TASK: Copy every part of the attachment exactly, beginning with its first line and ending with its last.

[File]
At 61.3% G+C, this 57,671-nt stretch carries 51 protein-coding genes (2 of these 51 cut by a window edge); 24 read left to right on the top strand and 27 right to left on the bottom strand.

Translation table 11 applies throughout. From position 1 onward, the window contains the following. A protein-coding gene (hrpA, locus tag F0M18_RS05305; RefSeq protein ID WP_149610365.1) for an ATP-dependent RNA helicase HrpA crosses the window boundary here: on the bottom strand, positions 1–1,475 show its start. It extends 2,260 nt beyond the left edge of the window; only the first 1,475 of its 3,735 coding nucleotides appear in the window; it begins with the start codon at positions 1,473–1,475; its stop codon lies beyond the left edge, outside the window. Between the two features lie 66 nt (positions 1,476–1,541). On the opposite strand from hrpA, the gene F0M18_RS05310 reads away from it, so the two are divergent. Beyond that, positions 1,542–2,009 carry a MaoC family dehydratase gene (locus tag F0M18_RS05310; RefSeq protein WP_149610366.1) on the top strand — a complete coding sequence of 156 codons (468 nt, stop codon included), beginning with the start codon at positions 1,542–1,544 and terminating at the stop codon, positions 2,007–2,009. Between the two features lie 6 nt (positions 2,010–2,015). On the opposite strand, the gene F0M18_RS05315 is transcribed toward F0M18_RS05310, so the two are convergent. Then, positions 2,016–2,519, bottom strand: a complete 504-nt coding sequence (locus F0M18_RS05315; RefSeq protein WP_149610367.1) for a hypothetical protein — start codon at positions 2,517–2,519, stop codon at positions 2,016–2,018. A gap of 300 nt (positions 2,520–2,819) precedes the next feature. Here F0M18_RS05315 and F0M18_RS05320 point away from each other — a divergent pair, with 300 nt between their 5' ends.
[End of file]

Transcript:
At 61.3% G+C, this 57,671-nt stretch carries 51 protein-coding genes (2 of these 51 cut by a window edge); 24 read left to right on the top strand and 27 right to left on the bottom strand.

Translation table 11 applies throughout. From position 1 onward, the window contains the following. A protein-coding gene (hrpA, locus tag F0M18_RS05305; RefSeq protein ID WP_149610365.1) for an ATP-dependent RNA helicase HrpA crosses the window boundary here: on the bottom strand, positions 1–1,475 show its start. It extends 2,260 nt beyond the left edge of the window; only the first 1,475 of its 3,735 coding nucleotides appear in the window; it begins with the start codon at positions 1,473–1,475; its stop codon lies beyond the left edge, outside the window. Between the two features lie 66 nt (positions 1,476–1,541). On the opposite strand from hrpA, the gene F0M18_RS05310 reads away from it, so the two are divergent. Beyond that, positions 1,542–2,009 carry a MaoC family dehydratase gene (locus tag F0M18_RS05310; RefSeq protein WP_149610366.1) on the top strand — a complete coding sequence of 156 codons (468 nt, stop codon included), beginning with the start codon at positions 1,542–1,544 and terminating at the stop codon, positions 2,007–2,009. Between the two features lie 6 nt (positions 2,010–2,015). On the opposite strand, the gene F0M18_RS05315 is transcribed toward F0M18_RS05310, so the two are convergent. Then, positions 2,016–2,519, bottom strand: a complete 504-nt coding sequence (locus F0M18_RS05315; RefSeq protein WP_149610367.1) for a hypothetical protein — start codon at positions 2,517–2,519, stop codon at positions 2,016–2,018. A gap of 300 nt (positions 2,520–2,819) precedes the next feature. Here F0M18_RS05315 and F0M18_RS05320 point away from each other — a divergent pair, with 300 nt between their 5' ends.